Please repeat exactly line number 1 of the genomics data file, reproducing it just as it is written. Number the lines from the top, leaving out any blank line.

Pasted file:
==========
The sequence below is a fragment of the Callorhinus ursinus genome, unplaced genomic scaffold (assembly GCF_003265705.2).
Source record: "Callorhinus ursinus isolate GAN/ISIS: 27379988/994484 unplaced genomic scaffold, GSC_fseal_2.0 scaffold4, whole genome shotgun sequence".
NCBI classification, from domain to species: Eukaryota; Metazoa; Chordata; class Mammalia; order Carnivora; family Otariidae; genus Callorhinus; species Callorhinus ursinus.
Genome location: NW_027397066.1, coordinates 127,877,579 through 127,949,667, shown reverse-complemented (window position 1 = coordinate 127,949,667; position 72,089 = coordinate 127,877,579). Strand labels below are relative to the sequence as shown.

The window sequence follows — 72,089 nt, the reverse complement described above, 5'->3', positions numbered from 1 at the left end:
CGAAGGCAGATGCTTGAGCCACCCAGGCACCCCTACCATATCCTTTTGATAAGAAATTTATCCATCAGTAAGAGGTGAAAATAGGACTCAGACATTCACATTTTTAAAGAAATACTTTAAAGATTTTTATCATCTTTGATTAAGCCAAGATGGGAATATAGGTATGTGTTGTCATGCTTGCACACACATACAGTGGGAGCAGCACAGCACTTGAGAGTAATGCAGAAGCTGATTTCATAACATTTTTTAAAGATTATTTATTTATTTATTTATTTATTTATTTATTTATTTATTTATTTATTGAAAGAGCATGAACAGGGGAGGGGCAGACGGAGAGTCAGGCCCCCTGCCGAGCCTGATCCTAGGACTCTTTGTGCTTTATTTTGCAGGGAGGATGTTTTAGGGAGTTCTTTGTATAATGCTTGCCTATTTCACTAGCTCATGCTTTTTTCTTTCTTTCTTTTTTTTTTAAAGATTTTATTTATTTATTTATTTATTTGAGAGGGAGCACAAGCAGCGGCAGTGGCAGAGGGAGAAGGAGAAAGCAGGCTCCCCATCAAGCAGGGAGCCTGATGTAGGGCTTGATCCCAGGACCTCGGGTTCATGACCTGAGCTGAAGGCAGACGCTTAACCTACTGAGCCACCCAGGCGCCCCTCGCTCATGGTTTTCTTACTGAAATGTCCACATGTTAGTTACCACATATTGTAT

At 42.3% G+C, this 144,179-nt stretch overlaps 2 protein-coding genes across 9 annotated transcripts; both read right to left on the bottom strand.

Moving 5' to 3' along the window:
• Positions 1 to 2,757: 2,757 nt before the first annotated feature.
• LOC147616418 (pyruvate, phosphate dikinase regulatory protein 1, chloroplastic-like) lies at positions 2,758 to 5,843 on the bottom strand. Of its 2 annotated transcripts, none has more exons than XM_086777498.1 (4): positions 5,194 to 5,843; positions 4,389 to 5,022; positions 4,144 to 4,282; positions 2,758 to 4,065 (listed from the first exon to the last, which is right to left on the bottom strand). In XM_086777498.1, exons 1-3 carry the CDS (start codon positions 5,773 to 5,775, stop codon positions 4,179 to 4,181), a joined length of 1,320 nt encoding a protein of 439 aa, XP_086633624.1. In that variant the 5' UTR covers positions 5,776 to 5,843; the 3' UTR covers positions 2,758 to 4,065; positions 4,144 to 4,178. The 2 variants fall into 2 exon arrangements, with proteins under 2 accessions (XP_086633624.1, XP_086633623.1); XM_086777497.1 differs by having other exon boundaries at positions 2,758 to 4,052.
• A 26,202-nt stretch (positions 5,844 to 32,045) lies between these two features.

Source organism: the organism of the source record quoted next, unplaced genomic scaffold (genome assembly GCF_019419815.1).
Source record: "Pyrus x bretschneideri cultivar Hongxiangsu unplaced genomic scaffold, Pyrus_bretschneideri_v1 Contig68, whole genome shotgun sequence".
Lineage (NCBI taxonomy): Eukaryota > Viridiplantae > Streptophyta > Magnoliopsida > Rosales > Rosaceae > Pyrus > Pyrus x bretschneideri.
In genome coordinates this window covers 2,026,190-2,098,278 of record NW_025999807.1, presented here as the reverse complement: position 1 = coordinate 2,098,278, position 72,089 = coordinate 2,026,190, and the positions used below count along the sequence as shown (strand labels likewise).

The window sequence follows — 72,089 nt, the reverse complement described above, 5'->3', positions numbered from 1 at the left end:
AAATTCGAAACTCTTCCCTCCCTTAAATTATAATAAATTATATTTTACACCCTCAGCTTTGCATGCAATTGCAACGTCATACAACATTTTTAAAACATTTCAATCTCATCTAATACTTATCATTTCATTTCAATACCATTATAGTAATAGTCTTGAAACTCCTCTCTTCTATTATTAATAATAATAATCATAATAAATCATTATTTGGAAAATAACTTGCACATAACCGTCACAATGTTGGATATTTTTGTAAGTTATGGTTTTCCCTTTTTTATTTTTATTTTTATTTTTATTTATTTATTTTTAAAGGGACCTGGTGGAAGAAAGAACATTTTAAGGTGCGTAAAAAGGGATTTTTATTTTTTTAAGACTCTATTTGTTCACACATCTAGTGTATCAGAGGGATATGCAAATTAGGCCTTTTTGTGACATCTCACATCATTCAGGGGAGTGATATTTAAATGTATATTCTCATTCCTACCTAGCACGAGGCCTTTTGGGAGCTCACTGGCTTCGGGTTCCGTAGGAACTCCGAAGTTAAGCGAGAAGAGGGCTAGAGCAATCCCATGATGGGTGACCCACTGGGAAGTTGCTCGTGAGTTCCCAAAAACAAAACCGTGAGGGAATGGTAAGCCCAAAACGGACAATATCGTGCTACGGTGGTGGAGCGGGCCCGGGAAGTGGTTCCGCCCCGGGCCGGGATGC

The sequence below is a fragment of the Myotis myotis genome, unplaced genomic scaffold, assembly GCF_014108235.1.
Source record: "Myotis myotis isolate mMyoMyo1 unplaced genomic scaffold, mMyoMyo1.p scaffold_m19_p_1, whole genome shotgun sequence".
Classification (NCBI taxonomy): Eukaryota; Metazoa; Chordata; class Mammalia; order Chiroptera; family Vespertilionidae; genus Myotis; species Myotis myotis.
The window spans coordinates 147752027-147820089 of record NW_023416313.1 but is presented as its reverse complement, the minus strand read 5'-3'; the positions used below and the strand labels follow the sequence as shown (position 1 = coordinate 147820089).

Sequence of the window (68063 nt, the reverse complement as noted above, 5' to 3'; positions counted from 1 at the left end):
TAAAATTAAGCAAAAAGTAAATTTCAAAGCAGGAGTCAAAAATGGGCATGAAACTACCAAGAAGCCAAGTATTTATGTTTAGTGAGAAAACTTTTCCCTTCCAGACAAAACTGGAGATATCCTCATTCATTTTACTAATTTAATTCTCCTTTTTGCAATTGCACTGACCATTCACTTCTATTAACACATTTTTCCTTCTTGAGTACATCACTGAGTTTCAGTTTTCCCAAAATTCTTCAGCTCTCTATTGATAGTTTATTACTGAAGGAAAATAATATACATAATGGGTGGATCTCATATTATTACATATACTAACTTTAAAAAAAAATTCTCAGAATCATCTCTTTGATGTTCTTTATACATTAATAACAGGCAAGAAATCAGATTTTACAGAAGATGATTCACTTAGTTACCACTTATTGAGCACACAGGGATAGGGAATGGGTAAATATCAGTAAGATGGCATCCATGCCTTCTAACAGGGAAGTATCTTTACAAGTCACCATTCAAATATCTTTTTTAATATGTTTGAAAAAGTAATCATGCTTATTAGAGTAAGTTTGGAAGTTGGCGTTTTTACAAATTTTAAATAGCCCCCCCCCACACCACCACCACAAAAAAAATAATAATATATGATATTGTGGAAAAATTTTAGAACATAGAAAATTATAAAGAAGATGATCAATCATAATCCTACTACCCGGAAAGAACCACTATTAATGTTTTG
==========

The sequence below is a fragment of the Callorhinus ursinus genome, unplaced genomic scaffold (assembly GCF_003265705.2).